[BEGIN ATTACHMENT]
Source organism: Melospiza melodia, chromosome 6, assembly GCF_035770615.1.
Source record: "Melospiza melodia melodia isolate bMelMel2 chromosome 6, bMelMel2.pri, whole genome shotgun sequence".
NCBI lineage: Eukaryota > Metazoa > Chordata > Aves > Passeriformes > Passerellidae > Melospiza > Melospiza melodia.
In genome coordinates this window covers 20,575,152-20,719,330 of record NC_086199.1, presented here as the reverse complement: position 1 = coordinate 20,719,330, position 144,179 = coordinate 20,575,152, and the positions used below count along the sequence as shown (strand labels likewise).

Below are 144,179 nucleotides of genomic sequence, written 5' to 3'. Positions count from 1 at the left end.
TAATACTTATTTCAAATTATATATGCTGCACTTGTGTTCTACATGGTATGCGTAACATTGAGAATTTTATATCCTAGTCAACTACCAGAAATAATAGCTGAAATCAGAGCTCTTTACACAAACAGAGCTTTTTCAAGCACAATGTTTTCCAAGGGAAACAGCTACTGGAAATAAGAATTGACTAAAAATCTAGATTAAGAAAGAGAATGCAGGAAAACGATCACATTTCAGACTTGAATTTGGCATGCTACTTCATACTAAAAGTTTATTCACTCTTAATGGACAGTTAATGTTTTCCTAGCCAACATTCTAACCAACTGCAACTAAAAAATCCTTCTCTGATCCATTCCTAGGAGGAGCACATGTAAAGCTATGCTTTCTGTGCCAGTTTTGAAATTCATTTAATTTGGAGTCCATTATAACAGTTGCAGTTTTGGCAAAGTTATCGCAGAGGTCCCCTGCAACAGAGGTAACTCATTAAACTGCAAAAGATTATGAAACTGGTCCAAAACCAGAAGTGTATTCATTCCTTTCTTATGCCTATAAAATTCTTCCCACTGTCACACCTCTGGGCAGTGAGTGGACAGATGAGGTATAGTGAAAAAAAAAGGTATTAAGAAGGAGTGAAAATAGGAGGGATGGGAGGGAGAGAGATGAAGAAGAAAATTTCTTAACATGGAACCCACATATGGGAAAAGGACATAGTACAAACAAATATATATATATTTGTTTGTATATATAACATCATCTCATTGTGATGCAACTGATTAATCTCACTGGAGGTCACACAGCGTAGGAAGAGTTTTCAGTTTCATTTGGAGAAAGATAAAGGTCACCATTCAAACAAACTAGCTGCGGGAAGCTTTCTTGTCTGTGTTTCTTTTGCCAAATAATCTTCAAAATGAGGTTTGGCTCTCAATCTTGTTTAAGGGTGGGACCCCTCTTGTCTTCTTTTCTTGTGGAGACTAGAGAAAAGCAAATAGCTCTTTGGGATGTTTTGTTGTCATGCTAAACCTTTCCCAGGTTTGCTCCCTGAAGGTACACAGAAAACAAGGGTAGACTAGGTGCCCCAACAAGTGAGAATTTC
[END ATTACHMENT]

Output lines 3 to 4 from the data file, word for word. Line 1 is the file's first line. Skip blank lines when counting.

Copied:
NCBI lineage: Eukaryota > Metazoa > Chordata > Aves > Passeriformes > Passerellidae > Melospiza > Melospiza melodia.
In genome coordinates this window covers 20,575,152-20,719,330 of record NC_086199.1, presented here as the reverse complement: position 1 = coordinate 20,719,330, position 144,179 = coordinate 20,575,152, and the positions used below count along the sequence as shown (strand labels likewise).